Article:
Transferring the information from paper to digital form was going to be a big task, as there are about half a million hourly entries between 1927 and 1984. Arguing for digitisation was also difficult, as almost no research had been pursued with the data, other than unravelling the effects of nuclear weapons, which later work showed had influenced the weather thousands of miles away . Worse, when the recordings were stopped in the 1980s they were damned as merely“a few specialist measurements”.

Open data approaches were yet to develop, but climate-related sources of any kind were becoming recognised as valuable, so in 2003 the Met Office's Hadley Centre did arrange image scanning for preservation. Unfortunately, the huge computer data entry problem remained.

The puzzle behind the fair weather electric field was resolved by the Nobel prize winner Charles“CTR” Wilson , who suggested that distant thunderstorms provided an electric current – flowing out to fair weather regions – to sustain it.

Lerwick Observatory, Shetland, UK. Keri Nicoll, CC BY-SA

Several lines of reasoning now support this, not least from graphing the daily atmospheric electricity variations measured by the Carnegie research ship in the 1920s. The plots showed such similarity in widely different locations that their shape become known as the Carnegie curve . This commonality indicates the fair weather field has a global rather than local origin, and the Carnegie curve also matches closely with the daily pattern of global thunderstorms.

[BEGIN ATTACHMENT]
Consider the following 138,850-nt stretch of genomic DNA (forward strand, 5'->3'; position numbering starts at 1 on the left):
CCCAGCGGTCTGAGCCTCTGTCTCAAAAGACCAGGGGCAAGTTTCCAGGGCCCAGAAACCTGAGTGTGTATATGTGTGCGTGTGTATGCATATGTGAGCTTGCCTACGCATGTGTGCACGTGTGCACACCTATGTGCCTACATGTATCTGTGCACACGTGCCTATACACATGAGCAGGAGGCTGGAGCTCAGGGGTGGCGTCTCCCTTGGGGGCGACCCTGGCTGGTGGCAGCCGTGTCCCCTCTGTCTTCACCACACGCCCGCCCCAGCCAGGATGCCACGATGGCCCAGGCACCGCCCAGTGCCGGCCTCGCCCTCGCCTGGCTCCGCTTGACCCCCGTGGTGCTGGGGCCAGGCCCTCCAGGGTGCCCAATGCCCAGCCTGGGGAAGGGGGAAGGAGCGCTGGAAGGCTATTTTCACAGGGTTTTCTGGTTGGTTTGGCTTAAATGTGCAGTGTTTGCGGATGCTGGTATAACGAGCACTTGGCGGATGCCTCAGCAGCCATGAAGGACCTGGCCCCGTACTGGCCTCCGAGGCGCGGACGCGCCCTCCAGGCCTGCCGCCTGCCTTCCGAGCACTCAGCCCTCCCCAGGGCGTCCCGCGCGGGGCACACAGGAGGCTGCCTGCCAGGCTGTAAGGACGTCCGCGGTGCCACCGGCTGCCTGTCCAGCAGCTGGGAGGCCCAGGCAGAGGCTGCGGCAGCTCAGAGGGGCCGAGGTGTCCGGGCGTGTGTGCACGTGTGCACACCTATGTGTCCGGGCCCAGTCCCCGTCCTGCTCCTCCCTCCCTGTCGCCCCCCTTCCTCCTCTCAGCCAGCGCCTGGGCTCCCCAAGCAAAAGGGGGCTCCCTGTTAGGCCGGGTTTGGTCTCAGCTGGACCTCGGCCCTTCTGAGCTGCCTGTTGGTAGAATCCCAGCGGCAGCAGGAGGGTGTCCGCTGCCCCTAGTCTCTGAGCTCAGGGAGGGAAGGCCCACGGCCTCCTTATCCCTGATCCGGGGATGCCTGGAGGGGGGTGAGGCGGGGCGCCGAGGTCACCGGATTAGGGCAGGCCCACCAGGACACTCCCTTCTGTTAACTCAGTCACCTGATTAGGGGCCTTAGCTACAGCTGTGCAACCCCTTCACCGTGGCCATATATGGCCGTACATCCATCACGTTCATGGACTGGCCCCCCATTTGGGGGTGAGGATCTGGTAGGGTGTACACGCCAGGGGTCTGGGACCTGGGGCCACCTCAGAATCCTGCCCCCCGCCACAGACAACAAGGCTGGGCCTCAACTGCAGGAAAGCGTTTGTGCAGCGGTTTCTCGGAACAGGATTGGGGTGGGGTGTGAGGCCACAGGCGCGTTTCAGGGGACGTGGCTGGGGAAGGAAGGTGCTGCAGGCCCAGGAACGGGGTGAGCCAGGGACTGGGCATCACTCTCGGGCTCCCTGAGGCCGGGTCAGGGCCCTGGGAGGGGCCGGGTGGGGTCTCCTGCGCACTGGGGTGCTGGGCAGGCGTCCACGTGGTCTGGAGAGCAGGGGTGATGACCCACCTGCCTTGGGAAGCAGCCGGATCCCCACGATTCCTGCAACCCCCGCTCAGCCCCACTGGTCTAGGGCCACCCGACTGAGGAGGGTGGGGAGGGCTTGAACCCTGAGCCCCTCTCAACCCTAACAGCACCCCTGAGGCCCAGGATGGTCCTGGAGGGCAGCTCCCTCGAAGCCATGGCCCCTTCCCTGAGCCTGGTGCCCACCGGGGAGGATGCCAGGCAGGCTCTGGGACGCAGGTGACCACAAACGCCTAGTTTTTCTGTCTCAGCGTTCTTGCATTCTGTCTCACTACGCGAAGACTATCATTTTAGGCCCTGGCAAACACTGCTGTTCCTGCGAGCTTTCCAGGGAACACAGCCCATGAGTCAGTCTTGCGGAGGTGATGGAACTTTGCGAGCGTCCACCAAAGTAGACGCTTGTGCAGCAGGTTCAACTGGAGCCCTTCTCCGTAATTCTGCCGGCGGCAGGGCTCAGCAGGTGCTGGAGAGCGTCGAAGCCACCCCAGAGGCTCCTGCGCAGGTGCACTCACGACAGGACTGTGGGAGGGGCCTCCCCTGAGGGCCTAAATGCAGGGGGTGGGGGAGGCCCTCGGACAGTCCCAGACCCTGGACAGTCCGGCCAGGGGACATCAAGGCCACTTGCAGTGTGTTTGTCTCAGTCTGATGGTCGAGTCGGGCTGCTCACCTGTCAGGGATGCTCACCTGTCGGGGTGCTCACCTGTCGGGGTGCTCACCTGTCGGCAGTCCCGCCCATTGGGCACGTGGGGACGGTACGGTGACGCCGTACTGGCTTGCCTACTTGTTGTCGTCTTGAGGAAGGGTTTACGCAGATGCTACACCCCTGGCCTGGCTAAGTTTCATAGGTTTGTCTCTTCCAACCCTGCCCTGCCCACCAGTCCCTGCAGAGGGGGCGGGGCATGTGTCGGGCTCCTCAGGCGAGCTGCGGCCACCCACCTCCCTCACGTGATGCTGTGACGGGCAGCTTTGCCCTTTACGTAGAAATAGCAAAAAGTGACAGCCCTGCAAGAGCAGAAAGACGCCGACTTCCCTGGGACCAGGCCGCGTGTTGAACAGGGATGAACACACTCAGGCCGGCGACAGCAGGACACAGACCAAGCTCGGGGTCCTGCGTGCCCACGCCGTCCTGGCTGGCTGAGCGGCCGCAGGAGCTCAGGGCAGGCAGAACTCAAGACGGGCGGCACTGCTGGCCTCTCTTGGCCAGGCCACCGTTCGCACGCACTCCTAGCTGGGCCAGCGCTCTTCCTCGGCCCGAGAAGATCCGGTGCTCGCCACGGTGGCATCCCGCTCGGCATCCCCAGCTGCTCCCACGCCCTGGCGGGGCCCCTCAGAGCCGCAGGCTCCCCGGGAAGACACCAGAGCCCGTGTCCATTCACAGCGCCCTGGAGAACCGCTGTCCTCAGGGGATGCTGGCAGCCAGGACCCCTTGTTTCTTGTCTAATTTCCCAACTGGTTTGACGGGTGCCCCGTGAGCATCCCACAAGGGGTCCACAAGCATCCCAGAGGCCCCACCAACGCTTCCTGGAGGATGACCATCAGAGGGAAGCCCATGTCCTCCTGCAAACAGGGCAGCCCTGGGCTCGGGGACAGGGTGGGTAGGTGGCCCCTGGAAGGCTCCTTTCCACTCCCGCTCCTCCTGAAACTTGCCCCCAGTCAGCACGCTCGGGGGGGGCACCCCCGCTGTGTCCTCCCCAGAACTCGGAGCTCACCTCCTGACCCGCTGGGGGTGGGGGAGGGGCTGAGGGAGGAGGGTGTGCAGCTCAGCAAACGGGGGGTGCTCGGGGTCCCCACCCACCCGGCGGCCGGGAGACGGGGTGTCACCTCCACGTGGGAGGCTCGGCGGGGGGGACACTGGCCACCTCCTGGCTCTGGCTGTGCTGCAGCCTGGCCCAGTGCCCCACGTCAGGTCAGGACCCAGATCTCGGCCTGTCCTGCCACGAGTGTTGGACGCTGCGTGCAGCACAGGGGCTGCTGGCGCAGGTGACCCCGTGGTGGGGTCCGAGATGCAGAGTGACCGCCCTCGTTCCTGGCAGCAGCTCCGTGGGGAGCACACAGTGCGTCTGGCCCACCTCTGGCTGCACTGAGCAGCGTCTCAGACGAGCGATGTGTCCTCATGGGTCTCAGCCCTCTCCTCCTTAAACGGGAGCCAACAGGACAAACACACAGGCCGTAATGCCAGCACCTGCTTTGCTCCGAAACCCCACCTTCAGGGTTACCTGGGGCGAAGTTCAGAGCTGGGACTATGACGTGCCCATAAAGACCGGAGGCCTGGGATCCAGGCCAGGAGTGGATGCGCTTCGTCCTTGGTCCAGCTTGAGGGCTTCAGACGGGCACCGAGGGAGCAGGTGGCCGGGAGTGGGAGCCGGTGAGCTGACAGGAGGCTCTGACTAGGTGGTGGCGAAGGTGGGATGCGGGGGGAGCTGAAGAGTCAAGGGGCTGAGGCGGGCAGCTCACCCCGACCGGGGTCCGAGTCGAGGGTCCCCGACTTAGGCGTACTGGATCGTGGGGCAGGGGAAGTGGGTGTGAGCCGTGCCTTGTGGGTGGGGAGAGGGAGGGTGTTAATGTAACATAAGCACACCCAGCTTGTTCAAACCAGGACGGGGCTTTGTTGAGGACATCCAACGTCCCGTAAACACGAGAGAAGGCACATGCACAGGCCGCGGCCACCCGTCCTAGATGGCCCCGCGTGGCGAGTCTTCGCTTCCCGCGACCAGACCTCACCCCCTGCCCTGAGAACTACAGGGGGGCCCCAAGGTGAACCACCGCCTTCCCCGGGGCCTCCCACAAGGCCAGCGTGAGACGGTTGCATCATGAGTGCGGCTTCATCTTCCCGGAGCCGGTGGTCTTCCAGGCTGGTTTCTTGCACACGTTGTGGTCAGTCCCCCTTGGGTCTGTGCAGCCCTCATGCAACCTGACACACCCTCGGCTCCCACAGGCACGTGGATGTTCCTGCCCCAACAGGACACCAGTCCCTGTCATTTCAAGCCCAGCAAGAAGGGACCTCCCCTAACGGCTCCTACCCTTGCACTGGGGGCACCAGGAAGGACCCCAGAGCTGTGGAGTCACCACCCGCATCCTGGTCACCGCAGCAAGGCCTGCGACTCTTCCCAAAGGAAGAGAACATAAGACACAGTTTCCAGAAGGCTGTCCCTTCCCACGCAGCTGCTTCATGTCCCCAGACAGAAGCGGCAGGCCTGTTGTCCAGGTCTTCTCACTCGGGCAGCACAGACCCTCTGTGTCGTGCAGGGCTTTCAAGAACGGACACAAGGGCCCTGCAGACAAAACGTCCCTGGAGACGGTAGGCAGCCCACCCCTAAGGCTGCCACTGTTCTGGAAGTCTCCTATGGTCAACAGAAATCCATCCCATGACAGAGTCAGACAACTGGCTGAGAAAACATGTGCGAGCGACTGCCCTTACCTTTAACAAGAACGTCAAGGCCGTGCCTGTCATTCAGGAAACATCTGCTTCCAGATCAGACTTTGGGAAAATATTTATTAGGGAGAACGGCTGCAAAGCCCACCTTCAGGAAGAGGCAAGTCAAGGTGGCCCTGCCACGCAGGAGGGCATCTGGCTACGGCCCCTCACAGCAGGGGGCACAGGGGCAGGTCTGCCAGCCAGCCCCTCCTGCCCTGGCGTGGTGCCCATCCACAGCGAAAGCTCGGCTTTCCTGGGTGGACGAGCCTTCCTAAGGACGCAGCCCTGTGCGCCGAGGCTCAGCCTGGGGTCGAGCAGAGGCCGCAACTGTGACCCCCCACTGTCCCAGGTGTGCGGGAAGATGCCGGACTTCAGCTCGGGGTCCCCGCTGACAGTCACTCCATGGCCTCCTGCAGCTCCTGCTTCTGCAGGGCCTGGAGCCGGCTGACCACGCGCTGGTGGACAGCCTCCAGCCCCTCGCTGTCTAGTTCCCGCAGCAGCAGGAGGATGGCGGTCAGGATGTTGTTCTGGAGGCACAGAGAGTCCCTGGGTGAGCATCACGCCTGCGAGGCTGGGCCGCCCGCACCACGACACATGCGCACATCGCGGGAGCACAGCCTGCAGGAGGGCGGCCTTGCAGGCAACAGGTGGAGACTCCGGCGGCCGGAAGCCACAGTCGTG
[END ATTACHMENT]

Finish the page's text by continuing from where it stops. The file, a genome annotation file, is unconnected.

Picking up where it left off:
Electricity in the air – everywhere

This global aspect of atmospheric electricity hinted at an application for the historical data. Lerwick, an island site and often wet, seemed to have the clean air that is well suited for atmospheric electricity measurements, not unlike those of the Carnegie. Using monthly and yearly values to reduce the data volume, we chipped away at the data entry mountain through multiple student projects.

We discovered a relationship between 1970s sea surface temperatures in the Pacific Ocean (associated with the El Niño phenomenon), and the Lerwick fair weather field, 8,000 miles away. This was independently replicated by computer models, demonstrating thunderstorm pattern changes caused different electrical flows. We have since confirmed the relationship extends back into the first half of the 20th century, in both hemispheres.

There is much more to do, now we have shown Lerwick offers a corroborating source of globally relevant climate information. However, most of the data still remains to be typed in, so we have launched a citizen science project to finish entering all the hourly values. We are lucky to have many committed volunteers, but if you'd like to experience raw data in its original form and try to transcribe the florid handwriting, do join us.